Chieftain Singers a hit at music fest
The Chieftain Singers' recent trip to a Chicago area music festival was all about music -- and more.
"One of my hopes was that they would expand their world, that their view of the world would become larger," said Tonganoxie vocal music instructor Joyce Steeby. "I think it did."
The 16 students who are in Chieftain Singers, Steeby, her assistant Carolyn Day and two chaperones, Vicki Carty and Denise Bixby, attended a Heritage Music Festival at Elmhurst College in Elmhurst, Ill.
The group, which traveled to Chicago on a chartered bus, left THS Thursday night and returned Sunday night, weary but exuberant. The choir, which Steeby said was praised every step of the way, proudly displayed their newly won plaque.
Students in 14 choirs from nine schools, including Paola High School, participated in the weekend-long event. The Chieftain Singers group was one of four chamber choirs. The group received a gold rating from cumulative scores assessed by three judges.
This was the second time THS senior Heather Melchior had been to the festival. She also went as a Chieftain Singer two years ago.
"Both times were pretty cool," Heather said.
She noted differences in the two trips.
"This time there were more choirs and the competition was a little tougher," Heather said. "The last one we went to, it wasn't really a competition against different schools. You just got rated, like at regionals or state."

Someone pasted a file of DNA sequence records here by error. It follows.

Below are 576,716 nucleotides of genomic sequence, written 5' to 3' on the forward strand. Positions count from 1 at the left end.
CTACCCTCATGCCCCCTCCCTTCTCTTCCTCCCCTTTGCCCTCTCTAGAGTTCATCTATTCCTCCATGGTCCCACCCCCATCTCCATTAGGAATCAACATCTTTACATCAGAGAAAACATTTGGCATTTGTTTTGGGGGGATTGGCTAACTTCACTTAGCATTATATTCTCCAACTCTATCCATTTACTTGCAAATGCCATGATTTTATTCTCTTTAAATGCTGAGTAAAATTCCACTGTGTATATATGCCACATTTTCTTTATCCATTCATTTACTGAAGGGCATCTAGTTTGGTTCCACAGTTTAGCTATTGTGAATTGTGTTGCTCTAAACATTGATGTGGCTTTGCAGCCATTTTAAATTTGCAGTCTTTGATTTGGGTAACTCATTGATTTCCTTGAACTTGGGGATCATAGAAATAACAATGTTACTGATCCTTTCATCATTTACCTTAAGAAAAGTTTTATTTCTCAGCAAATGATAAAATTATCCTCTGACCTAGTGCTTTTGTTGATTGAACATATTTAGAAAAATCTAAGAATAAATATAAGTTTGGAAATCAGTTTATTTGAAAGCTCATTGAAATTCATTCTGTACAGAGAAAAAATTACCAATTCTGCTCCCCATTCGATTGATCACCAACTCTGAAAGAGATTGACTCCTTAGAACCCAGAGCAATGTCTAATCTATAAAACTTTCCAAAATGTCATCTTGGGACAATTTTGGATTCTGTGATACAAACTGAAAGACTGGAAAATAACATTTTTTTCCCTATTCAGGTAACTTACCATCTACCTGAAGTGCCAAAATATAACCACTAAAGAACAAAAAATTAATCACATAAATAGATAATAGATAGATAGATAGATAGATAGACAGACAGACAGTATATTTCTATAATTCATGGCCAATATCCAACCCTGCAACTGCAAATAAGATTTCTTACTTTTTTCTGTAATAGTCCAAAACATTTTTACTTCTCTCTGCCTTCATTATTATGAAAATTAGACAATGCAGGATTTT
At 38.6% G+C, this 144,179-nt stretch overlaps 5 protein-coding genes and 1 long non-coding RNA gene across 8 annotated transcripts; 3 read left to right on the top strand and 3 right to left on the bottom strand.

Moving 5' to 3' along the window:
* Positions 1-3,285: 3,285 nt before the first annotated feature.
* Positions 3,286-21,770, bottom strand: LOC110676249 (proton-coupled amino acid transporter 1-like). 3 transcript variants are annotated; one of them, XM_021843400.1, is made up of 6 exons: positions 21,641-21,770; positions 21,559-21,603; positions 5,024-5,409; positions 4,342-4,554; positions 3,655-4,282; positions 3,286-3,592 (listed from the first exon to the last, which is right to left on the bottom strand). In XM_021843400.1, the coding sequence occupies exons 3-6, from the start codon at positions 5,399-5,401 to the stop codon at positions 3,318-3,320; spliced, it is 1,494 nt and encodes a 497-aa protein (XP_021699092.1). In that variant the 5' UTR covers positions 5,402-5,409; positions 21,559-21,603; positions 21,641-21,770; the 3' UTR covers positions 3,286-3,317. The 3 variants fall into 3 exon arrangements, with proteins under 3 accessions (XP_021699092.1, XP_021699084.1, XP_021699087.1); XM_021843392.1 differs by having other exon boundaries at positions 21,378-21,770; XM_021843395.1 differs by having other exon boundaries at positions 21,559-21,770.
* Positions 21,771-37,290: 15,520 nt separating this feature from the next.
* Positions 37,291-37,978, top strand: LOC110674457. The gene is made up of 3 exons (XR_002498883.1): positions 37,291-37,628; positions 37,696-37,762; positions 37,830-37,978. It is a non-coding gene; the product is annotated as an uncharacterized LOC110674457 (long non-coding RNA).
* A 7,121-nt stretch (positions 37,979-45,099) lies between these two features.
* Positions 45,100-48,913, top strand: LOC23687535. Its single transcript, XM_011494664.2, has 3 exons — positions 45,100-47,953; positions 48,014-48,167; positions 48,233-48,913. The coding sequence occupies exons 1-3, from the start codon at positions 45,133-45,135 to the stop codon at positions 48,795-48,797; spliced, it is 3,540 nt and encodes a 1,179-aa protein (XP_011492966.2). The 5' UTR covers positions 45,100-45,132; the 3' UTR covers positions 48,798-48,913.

One of the highlights of the trip, Heather said, was the Medieval times banquet -- an event that two years ago inspired the THS vocal music department to begin holding a Christmas madrigal fund-raiser of their own.
In a presentation ceremony following the Medieval banquet, Heather, and another senior who had also participated in the earlier
trip, Joel Nido, accepted the gold award for the Chieftain Singers.
In addition to this honor, the Chieftain Singers choir was one of four groups invited to participate in another festival.
Steeby said this invitation is based on winning a gold award, and more.
"The criteria are for excellence in performance and also the demeanor of the students -- not just during their performance ... when they're observing other choirs, moving through the building and getting on and off the bus," Steeby said.
Steeby said she was proud of the students throughout the trip.
"It never ceases to amaze me how wonderful these students are," Steeby said. "Their level of respect for one another and for all the adults who were traveling with them."
Even the bus driver, who has driven groups for 48 years, said he was impressed with their behavior, Steeby said.
The cost of the trip was paid by the students, as well as the school district. The district contributed $3,000 for transportation and the students were each responsible for raising $386. The VIP Booster Club also helped with the funding, Steeby said.
For Steeby, the trip was an opportunity to become better-acquainted with the students.
It's different from in the classroom or passing them in the hallway, she said.
"There's usually not really time to get to know them well," Steeby said. "... I kept picking up on things like how they helped each other when one of them was getting tired and a little grumpy ... watching some of these young men being gentlemen -- all of these little things falling into place."
Steeby said she appreciated the students' families.
"I kept realizing what wonderful parents these kids had, what wonderful grandparents they have at home, because they've all been raised well," Steeby said. "I'm trying to catch these parents little by little and thank them for the excellent job they have been doing with their sons and daughters -- it makes my job so enjoyable."
This is what trips like this are all about, she said.
"Overall, one of my main goals is not only that they become better musicians," Steeby said, "but that through the process of experiencing music together and working together that they become more human -- and I've seen that."